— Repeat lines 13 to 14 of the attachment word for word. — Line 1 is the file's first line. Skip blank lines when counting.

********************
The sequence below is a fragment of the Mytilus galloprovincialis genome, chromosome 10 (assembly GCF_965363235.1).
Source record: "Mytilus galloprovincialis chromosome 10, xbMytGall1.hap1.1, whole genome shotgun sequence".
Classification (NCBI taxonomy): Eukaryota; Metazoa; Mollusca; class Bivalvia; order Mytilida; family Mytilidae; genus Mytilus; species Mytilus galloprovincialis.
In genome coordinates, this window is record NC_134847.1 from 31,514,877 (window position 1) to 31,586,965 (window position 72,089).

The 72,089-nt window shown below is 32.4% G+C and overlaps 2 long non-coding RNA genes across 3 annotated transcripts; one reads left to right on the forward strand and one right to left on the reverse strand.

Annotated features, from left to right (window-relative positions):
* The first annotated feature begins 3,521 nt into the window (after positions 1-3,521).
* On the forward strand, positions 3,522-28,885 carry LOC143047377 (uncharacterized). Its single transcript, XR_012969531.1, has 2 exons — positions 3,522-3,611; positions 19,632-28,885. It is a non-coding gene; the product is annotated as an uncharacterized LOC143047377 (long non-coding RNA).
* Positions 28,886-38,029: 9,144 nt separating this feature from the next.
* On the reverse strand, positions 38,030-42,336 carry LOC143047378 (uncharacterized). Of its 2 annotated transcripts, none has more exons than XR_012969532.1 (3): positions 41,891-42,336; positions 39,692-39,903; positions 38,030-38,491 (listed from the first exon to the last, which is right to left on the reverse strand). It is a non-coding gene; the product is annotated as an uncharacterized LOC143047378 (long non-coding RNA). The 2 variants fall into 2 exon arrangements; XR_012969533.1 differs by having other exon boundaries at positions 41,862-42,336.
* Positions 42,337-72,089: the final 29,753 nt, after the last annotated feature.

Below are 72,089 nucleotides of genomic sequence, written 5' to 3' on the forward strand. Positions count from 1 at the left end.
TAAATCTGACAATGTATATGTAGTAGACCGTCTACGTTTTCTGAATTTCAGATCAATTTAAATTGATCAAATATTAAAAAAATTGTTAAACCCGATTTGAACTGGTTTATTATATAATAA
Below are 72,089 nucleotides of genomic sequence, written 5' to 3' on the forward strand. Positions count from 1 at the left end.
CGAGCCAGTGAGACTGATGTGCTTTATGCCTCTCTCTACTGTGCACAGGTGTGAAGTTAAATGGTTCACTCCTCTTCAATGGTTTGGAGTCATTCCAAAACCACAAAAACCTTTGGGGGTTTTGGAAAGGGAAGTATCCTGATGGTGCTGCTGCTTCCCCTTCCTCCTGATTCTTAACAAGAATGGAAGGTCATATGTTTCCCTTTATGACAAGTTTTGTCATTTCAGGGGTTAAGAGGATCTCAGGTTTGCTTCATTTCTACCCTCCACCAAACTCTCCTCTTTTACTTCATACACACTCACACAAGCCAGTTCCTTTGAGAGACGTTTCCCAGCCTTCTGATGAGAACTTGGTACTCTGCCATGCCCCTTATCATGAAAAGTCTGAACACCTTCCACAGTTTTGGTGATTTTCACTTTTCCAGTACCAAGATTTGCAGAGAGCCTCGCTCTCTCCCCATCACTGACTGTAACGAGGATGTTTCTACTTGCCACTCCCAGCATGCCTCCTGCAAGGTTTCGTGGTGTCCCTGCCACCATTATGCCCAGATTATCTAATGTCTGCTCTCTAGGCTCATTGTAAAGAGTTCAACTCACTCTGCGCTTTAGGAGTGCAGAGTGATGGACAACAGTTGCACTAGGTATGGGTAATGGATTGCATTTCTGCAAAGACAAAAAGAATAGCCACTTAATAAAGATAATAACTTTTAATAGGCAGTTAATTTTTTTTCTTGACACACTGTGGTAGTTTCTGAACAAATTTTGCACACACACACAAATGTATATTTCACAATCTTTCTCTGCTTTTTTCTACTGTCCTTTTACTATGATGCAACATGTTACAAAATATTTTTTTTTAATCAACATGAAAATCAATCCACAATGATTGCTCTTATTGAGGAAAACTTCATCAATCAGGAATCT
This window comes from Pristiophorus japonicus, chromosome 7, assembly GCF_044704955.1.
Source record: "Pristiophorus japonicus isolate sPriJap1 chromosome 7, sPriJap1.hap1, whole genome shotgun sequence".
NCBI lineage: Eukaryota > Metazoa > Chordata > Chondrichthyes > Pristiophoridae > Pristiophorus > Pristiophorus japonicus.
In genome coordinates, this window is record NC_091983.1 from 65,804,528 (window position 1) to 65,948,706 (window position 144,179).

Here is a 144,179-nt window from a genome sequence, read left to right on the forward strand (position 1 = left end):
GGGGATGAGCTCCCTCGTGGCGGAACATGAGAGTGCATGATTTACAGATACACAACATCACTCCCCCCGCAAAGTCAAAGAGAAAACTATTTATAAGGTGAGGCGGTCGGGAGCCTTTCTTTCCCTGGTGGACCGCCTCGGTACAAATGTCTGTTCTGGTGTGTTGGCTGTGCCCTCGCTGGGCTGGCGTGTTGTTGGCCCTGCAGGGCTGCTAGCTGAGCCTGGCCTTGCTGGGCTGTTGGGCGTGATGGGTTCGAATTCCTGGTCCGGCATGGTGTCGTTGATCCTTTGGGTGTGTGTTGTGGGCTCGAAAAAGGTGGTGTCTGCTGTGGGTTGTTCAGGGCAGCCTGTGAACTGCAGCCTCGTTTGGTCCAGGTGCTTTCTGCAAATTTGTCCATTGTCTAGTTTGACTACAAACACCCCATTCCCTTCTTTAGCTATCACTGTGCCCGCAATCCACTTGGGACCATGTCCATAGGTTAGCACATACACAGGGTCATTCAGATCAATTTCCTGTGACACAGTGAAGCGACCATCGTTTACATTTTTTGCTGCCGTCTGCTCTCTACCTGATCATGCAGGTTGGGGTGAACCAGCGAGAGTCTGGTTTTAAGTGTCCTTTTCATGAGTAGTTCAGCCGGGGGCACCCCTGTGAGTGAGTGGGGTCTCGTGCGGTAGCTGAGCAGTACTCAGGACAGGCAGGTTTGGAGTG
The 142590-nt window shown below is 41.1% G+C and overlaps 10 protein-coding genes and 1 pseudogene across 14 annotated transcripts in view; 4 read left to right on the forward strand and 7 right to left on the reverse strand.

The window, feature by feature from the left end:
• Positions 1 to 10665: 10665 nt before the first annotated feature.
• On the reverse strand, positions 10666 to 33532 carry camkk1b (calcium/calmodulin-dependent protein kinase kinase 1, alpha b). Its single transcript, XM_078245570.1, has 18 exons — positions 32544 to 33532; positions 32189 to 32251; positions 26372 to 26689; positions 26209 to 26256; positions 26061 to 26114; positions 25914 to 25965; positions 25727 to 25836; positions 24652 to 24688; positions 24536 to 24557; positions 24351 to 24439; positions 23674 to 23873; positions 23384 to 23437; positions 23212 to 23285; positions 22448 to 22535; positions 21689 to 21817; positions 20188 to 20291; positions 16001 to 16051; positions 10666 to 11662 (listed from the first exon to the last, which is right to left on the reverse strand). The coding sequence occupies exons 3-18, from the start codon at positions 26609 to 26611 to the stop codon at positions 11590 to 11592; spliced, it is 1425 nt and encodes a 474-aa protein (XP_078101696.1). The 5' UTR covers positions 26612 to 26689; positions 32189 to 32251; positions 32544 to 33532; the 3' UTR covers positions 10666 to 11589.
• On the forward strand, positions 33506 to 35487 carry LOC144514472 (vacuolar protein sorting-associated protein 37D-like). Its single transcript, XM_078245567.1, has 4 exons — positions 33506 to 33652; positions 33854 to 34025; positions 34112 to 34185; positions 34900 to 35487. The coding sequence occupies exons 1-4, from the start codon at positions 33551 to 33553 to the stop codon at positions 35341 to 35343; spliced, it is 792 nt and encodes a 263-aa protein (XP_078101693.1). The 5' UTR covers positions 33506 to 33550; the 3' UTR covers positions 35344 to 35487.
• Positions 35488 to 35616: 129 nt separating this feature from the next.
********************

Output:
TAAATCTGACAATGTATATGTAGTAGACCGTCTACGTTTTCTGAATTTCAGATCAATTTAAATTGATCAAATATTAAAAAAATTGTTAAACCCGATTTGAACTGGTTTATTATATAATAA
Below are 72,089 nucleotides of genomic sequence, written 5' to 3' on the forward strand. Positions count from 1 at the left end.